So, last week, I was introduced to the notion of “caption glasses,” as an assistive technology to help deaf and hard-of-hearing folk to enjoy movies for their dialogue and not just for the pretty pictures. And I called the Flagship Cinemas in Waterville to ask if they had “caption glasses,” and the reply came back in the negative.
Now, I currently have Book Brain (manuscript due in oh, right close to 30 days), so I don’t have a lot of Think Power left over to consider Real Life, but it did occur to me sometime yesterday that, doggone it, hasn’t the ADA* had some kind of input here? I mean, considering the sheer number of people who are deaf or heard-of-hearing?**
I shelved that thought for Life After Book, but Irene Harrison was busy doing the legwork on a parallel track. She provided the information that the ADA required theaters with more than 50 seats to have assistive technology available, and that the government would give those theaters that installed this technology support in the form of a tax break.
Steve followed up on this for me, and came up with the Hearing Loss Association of America website (here’s the link), on which we find the following (note the date):
On June 10, 2010 the U.S. Department of Justice (DOJ) published an Advance Notice of Proposed Rulemaking (ANPRM), “Nondiscrimination on the Basis of Disability by Public Accommodations – Movie Theaters; Movie Captioning and Audio Description.” Six-and-a-half-years later, the DOJ has issued a Final Rule on the ANPRM.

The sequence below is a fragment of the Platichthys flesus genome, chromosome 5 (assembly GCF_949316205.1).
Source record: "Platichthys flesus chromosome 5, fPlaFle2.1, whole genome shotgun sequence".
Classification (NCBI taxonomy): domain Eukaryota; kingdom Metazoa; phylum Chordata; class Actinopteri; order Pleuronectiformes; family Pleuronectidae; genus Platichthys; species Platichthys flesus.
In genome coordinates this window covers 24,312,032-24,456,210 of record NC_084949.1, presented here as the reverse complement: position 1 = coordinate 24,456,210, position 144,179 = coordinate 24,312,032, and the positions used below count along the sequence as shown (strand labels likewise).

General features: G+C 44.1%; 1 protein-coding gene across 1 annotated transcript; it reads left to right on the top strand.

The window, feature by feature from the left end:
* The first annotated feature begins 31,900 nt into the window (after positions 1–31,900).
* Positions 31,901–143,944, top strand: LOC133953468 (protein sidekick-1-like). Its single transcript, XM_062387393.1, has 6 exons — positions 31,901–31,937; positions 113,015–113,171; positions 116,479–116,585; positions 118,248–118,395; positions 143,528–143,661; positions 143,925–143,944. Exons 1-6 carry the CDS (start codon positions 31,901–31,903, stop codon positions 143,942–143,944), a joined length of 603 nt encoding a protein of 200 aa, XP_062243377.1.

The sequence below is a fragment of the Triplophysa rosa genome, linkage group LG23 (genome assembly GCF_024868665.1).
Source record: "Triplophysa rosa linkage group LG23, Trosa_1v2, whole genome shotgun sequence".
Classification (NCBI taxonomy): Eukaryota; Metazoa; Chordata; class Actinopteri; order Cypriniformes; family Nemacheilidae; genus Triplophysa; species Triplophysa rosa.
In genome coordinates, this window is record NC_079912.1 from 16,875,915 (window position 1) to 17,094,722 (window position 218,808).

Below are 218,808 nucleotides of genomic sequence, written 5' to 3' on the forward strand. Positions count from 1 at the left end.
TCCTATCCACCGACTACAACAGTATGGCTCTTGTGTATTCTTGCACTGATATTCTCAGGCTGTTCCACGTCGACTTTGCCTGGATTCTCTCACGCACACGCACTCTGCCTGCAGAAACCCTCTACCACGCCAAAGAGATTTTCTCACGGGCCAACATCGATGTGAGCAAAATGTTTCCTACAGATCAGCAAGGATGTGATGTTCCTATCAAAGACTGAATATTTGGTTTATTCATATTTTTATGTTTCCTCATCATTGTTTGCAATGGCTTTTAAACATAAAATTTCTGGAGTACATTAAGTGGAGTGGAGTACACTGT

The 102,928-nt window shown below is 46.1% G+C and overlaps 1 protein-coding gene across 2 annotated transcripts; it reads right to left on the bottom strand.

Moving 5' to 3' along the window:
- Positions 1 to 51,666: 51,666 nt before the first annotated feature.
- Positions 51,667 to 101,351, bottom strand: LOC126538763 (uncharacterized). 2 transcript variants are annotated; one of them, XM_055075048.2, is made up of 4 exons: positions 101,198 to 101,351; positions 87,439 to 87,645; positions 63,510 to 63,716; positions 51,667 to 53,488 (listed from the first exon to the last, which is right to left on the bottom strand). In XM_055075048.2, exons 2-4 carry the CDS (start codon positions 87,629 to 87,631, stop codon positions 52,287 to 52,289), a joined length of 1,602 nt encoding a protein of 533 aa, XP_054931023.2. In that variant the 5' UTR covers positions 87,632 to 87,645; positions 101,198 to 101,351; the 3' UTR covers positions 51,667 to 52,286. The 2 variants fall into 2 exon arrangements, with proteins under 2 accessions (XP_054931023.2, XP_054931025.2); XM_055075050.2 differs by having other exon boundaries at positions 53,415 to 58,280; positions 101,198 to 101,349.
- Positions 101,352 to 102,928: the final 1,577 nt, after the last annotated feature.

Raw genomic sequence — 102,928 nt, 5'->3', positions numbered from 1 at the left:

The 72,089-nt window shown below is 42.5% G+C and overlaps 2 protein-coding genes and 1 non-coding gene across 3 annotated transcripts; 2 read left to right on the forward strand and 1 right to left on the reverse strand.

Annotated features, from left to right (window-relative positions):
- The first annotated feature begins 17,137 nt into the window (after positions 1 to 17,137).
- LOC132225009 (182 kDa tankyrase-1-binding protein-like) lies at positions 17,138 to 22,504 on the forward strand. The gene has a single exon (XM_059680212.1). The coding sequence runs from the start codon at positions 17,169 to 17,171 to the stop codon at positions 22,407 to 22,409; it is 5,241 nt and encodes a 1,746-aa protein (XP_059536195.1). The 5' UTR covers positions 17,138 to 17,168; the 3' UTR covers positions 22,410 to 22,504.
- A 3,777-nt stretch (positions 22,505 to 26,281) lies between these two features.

In their Final Rule, the DOJ requires movie theaters to:
- have and maintain the equipment necessary to provide closed movie captioning and audio description at a movie patron’s seat whenever showing a digital movie produced, distributed, or otherwise made available
- provide notice to the public about the availability of these features, including on communications and advertisements at the box office, and other ticketing locations, on websites, mobile apps newspapers and via telephone. Third party websites are not required to provide that information.
- ensure that theater staff is available to assist patrons with the equipment before, during, and after the showing of a movie with these features.
Full article here.
So, what it looks like is that, for 6.5 years, the assistive technology rule has more or less been a guideline, and now, it is law.
In the meantime, just for fun, I have written to Flagship Cinema Corporate (owner-operators of theaters in Maine, Massachusetts, New Hampshire, Vermont, Maryland, Pennsylvania, and Florida), inquiring into the existence of assistive hearing devices in their Waterville location, and seeking guidance on how to ask for this device at the ticket counter.
Back to work.
*ADA = Americans with Disabilities Act
**Actually, there is a Societal Thing where we pretend that being deaf or hard-of-hearing isn’t really a disability. Insurance companies routinely pretend that hearing aids are some sort of luxury item, which you may buy out of your funds, or do without; and my insurance carrier, at least, has stopped covering hearing tests. Of course, my insurance carrier has stopped covering treatment for depression, but only for women. Because, my ghod! If we covered all the depressed women or hearing impaired people in the world, the stockholders wouldn’t get their profit. But I digress.